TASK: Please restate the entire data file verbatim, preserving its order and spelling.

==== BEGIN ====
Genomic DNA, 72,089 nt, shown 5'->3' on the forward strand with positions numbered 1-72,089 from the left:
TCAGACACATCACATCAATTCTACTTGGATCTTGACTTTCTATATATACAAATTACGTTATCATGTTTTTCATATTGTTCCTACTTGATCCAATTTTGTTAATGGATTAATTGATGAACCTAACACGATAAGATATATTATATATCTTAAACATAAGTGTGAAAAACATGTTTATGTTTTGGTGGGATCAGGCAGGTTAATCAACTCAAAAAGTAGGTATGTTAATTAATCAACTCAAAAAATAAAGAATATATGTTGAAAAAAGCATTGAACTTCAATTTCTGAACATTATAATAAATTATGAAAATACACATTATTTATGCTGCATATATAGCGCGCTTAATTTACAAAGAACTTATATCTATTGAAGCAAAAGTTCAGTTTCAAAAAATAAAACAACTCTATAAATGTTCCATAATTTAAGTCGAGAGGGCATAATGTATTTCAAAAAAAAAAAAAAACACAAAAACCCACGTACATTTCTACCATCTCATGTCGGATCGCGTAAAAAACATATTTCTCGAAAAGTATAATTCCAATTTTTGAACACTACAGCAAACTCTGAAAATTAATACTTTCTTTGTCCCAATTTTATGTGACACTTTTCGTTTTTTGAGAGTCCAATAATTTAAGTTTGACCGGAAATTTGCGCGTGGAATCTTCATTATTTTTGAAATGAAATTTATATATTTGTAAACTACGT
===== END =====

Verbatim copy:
Genomic DNA, 72,089 nt, shown 5'->3' on the forward strand with positions numbered 1-72,089 from the left:
TCAGACACATCACATCAATTCTACTTGGATCTTGACTTTCTATATATACAAATTACGTTATCATGTTTTTCATATTGTTCCTACTTGATCCAATTTTGTTAATGGATTAATTGATGAACCTAACACGATAAGATATATTATATATCTTAAACATAAGTGTGAAAAACATGTTTATGTTTTGGTGGGATCAGGCAGGTTAATCAACTCAAAAAGTAGGTATGTTAATTAATCAACTCAAAAAATAAAGAATATATGTTGAAAAAAGCATTGAACTTCAATTTCTGAACATTATAATAAATTATGAAAATACACATTATTTATGCTGCATATATAGCGCGCTTAATTTACAAAGAACTTATATCTATTGAAGCAAAAGTTCAGTTTCAAAAAATAAAACAACTCTATAAATGTTCCATAATTTAAGTCGAGAGGGCATAATGTATTTCAAAAAAAAAAAAAAACACAAAAACCCACGTACATTTCTACCATCTCATGTCGGATCGCGTAAAAAACATATTTCTCGAAAAGTATAATTCCAATTTTTGAACACTACAGCAAACTCTGAAAATTAATACTTTCTTTGTCCCAATTTTATGTGACACTTTTCGTTTTTTGAGAGTCCAATAATTTAAGTTTGACCGGAAATTTGCGCGTGGAATCTTCATTATTTTTGAAATGAAATTTATATATTTGTAAACTACGT